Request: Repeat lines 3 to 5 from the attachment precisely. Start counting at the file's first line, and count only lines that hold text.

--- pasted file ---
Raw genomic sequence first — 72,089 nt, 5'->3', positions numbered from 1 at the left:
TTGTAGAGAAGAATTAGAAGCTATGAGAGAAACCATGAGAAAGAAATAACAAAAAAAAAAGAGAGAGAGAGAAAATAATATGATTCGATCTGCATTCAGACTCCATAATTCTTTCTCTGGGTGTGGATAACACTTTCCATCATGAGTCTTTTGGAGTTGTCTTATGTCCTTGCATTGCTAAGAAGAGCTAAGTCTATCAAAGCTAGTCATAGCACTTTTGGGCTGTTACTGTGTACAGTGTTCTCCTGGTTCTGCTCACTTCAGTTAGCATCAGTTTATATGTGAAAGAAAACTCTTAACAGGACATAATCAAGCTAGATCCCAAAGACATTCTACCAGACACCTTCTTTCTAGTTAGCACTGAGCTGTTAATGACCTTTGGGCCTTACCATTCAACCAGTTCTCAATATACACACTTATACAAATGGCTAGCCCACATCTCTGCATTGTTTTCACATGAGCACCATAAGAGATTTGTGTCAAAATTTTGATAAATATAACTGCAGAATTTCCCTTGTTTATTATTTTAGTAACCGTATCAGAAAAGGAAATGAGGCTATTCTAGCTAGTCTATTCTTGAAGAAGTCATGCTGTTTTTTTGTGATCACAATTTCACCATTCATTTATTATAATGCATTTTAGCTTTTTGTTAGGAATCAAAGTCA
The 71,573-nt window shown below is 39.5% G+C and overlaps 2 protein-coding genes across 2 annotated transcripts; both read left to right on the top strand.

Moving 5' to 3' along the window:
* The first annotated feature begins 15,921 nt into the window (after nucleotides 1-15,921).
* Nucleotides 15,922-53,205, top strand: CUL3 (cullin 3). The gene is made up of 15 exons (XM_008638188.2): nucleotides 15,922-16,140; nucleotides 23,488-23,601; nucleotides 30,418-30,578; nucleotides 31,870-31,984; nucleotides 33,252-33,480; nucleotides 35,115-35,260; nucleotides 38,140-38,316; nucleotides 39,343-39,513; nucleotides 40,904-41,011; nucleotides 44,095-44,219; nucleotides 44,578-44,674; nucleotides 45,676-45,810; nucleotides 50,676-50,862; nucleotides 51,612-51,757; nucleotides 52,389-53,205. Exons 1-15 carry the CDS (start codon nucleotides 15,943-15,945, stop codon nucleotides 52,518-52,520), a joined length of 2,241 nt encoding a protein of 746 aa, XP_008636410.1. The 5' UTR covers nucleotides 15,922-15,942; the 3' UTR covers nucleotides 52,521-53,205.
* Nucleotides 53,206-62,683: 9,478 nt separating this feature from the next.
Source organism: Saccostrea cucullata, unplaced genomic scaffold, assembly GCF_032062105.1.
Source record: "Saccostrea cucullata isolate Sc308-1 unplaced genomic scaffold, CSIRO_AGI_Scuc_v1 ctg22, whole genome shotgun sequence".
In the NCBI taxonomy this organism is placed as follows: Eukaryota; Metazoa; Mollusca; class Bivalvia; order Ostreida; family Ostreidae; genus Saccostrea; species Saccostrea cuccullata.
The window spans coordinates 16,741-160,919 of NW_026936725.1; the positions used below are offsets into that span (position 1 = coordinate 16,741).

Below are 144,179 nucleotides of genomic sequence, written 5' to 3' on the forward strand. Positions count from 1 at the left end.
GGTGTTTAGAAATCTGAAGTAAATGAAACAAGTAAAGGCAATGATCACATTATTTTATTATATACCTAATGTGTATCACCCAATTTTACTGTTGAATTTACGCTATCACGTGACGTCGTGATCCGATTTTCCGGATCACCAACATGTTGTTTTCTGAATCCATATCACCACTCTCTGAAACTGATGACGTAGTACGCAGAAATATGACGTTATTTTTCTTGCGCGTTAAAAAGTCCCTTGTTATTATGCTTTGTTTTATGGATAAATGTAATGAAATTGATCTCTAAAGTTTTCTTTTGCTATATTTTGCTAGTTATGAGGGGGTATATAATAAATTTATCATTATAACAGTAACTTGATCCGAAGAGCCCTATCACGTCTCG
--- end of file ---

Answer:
The 71,573-nt window shown below is 39.5% G+C and overlaps 2 protein-coding genes across 2 annotated transcripts; both read left to right on the top strand.

Moving 5' to 3' along the window:
* The first annotated feature begins 15,921 nt into the window (after nucleotides 1-15,921).